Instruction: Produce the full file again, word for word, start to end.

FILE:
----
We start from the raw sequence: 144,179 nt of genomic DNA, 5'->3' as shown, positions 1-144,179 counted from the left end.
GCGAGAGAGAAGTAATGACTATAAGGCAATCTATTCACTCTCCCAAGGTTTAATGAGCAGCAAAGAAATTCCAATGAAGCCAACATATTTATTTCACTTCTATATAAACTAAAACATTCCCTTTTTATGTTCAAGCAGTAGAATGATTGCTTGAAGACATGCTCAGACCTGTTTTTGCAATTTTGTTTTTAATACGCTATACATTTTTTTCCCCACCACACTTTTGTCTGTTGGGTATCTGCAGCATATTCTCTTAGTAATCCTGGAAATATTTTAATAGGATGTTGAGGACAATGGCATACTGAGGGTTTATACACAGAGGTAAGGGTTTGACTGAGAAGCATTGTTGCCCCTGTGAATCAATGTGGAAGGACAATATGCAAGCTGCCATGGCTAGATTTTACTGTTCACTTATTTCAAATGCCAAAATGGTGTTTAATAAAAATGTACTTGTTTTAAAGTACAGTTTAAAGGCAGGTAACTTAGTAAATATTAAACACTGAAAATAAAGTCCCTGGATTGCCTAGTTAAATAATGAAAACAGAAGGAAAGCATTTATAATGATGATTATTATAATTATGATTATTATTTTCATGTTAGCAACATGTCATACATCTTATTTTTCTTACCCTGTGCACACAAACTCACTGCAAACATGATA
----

We start from the raw sequence: 144,179 nt of genomic DNA, 5'->3' as shown, positions 1-144,179 counted from the left end.
GCGAGAGAGAAGTAATGACTATAAGGCAATCTATTCACTCTCCCAAGGTTTAATGAGCAGCAAAGAAATTCCAATGAAGCCAACATATTTATTTCACTTCTATATAAACTAAAACATTCCCTTTTTATGTTCAAGCAGTAGAATGATTGCTTGAAGACATGCTCAGACCTGTTTTTGCAATTTTGTTTTTAATACGCTATACATTTTTTTCCCCACCACACTTTTGTCTGTTGGGTATCTGCAGCATATTCTCTTAGTAATCCTGGAAATATTTTAATAGGATGTTGAGGACAATGGCATACTGAGGGTTTATACACAGAGGTAAGGGTTTGACTGAGAAGCATTGTTGCCCCTGTGAATCAATGTGGAAGGACAATATGCAAGCTGCCATGGCTAGATTTTACTGTTCACTTATTTCAAATGCCAAAATGGTGTTTAATAAAAATGTACTTGTTTTAAAGTACAGTTTAAAGGCAGGTAACTTAGTAAATATTAAACACTGAAAATAAAGTCCCTGGATTGCCTAGTTAAATAATGAAAACAGAAGGAAAGCATTTATAATGATGATTATTATAATTATGATTATTATTTTCATGTTAGCAACATGTCATACATCTTATTTTTCTTACCCTGTGCACACAAACTCACTGCAAACATGATA